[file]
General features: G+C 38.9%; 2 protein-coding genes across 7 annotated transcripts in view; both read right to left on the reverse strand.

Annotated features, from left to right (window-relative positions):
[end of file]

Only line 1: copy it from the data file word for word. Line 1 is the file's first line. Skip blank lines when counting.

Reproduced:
General features: G+C 38.9%; 2 protein-coding genes across 7 annotated transcripts in view; both read right to left on the reverse strand.